When I was a young reporter on a certain newspaper in the South, fresh on a new job, I took a fancy to a sweet and pretty young woman (that’s how we talked in those days) working on what newspapers quaintly called “the Society pages.”
One day one of the older reporters, eager to be helpful, stopped by my desk. “It’s none of my business,” he said, “but the managing editor regards your young lady as his private stock.”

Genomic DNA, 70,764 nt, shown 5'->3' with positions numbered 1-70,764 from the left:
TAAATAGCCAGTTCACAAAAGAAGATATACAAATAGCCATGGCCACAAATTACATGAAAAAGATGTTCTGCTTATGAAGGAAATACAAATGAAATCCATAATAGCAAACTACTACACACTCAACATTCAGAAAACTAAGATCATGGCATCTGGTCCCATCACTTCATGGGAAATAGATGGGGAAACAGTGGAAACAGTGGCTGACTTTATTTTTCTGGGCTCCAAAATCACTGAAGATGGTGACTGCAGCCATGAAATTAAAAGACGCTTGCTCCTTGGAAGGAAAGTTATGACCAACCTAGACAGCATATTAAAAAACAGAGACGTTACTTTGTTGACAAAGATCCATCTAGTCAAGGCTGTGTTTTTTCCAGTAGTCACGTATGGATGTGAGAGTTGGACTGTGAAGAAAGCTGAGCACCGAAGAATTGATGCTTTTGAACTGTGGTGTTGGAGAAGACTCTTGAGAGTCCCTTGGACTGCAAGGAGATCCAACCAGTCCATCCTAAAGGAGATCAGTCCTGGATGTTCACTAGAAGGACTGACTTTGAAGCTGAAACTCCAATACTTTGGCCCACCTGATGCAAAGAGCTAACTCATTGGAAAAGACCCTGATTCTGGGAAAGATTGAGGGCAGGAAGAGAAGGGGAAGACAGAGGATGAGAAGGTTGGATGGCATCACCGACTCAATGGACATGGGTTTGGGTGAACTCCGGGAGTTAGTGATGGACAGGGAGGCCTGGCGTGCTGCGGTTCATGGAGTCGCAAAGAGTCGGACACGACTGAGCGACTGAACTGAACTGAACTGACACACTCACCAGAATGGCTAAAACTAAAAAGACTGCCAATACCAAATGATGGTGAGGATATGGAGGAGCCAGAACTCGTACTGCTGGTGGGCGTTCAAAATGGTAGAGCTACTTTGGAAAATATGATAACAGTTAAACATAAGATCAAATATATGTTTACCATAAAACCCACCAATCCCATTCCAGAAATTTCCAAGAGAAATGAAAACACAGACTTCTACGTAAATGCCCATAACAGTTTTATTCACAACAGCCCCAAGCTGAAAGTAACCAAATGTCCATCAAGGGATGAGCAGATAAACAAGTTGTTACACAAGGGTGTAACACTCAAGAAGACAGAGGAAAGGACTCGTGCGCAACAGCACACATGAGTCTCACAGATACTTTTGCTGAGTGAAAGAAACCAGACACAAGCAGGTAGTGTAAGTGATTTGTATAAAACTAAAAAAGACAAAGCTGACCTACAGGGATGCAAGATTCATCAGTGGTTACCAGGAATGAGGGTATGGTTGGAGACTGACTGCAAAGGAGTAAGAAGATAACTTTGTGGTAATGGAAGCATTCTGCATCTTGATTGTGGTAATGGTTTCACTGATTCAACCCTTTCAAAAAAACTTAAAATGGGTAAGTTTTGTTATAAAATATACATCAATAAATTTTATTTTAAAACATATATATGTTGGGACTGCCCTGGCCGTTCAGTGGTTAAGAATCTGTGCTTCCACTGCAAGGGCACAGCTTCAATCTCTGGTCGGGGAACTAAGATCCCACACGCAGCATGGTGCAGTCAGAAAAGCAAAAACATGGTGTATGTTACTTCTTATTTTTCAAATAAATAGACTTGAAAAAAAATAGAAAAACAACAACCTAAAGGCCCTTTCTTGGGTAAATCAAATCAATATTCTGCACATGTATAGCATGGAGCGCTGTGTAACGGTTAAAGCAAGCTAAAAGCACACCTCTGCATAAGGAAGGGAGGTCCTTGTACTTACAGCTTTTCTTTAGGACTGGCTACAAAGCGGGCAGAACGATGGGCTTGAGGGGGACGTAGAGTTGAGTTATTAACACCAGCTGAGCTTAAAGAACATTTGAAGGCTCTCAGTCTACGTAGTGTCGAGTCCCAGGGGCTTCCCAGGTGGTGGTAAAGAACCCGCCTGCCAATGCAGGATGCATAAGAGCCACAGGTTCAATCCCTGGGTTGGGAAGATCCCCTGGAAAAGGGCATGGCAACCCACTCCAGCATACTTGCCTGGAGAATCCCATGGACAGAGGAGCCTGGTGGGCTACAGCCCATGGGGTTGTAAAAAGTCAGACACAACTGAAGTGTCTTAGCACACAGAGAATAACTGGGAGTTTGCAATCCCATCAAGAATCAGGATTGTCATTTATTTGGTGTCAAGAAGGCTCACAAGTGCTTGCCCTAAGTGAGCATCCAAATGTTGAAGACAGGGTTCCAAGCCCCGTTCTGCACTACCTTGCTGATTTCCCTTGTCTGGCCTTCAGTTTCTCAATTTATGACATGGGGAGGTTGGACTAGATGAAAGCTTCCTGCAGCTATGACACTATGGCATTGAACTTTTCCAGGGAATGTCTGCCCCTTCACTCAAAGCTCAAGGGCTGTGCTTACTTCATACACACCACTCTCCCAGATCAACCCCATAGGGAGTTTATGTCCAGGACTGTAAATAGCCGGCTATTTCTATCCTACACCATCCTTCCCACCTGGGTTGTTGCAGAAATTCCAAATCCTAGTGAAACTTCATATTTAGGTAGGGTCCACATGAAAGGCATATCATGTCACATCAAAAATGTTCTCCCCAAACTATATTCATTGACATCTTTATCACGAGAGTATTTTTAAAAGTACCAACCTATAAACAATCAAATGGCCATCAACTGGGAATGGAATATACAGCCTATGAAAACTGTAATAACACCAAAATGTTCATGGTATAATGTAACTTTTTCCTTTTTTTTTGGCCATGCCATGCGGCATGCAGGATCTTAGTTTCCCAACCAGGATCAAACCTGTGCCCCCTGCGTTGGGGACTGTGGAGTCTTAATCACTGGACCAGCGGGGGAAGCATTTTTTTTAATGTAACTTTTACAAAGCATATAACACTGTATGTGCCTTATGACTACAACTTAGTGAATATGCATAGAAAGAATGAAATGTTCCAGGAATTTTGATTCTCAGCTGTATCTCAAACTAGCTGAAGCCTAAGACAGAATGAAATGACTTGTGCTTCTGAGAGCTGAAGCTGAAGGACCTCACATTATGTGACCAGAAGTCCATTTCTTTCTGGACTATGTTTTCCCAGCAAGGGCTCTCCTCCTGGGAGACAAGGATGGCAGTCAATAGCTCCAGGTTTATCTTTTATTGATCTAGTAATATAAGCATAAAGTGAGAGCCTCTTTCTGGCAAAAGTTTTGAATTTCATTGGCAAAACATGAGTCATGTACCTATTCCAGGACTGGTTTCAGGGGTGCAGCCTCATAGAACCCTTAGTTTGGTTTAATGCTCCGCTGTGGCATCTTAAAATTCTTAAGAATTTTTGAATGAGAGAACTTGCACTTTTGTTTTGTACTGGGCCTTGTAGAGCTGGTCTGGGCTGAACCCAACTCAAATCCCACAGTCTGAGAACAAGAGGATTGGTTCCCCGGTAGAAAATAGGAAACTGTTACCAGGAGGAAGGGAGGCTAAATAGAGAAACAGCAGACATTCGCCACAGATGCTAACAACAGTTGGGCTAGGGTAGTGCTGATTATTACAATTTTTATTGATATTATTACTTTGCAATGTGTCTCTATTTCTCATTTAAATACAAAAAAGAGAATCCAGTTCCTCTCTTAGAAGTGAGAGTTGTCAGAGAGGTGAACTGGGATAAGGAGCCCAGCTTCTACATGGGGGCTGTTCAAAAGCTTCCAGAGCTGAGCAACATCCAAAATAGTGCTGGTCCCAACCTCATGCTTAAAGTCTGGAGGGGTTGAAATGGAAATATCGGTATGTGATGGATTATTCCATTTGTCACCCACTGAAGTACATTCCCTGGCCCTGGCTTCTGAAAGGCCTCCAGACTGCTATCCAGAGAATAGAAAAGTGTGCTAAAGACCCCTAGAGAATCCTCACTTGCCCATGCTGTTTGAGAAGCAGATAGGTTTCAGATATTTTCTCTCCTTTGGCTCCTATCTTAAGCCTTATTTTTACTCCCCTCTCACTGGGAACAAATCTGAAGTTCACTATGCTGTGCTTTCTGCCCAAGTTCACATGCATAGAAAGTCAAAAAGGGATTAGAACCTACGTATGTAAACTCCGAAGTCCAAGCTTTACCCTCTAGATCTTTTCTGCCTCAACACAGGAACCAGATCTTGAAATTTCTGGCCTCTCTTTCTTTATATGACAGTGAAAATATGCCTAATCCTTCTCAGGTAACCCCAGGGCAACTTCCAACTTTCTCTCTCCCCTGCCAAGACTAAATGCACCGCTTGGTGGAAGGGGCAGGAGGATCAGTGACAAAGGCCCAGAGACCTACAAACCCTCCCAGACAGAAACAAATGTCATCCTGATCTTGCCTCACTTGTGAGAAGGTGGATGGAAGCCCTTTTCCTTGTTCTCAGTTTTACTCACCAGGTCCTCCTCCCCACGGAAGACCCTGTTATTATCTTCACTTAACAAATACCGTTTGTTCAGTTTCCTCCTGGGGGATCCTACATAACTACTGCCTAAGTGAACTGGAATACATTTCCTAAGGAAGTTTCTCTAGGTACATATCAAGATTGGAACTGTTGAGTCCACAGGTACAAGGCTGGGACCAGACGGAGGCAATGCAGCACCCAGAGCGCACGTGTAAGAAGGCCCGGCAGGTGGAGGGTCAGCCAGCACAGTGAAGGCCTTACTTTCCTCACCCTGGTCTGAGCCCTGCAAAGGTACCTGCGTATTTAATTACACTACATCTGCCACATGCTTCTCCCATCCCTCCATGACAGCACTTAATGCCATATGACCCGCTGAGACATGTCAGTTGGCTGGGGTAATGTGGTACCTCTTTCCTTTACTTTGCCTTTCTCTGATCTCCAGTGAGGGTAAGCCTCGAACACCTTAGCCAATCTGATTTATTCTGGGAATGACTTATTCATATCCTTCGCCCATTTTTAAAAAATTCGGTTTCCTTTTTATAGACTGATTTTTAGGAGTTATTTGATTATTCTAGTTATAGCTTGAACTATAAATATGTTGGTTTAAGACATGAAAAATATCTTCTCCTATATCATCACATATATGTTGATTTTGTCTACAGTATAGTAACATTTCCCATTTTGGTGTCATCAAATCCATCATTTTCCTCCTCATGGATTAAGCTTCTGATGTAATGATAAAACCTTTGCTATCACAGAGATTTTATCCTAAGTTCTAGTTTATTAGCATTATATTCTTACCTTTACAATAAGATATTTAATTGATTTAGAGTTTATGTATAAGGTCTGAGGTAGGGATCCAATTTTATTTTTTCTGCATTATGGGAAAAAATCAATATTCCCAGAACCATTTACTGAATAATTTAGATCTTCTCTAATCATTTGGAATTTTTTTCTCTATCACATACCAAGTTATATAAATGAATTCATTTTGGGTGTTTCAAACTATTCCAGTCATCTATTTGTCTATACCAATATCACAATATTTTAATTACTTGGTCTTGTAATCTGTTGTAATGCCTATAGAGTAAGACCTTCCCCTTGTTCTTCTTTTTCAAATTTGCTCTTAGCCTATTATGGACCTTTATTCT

Perhaps the managing editor only wanted to inspire the object of my affections to a great career in journalism. But managing editors were fearsome beasts in those days and I knew how to take a well-meant tip. I soon moved on to Washington — I heard later that the young lady married a lawyer — and in the nation’s capital I found out (newspapermen being quick learners) that senators are not the masters from Olympus they think they are, and are in fact a lot like managing editors, accumulating and cultivating private stock.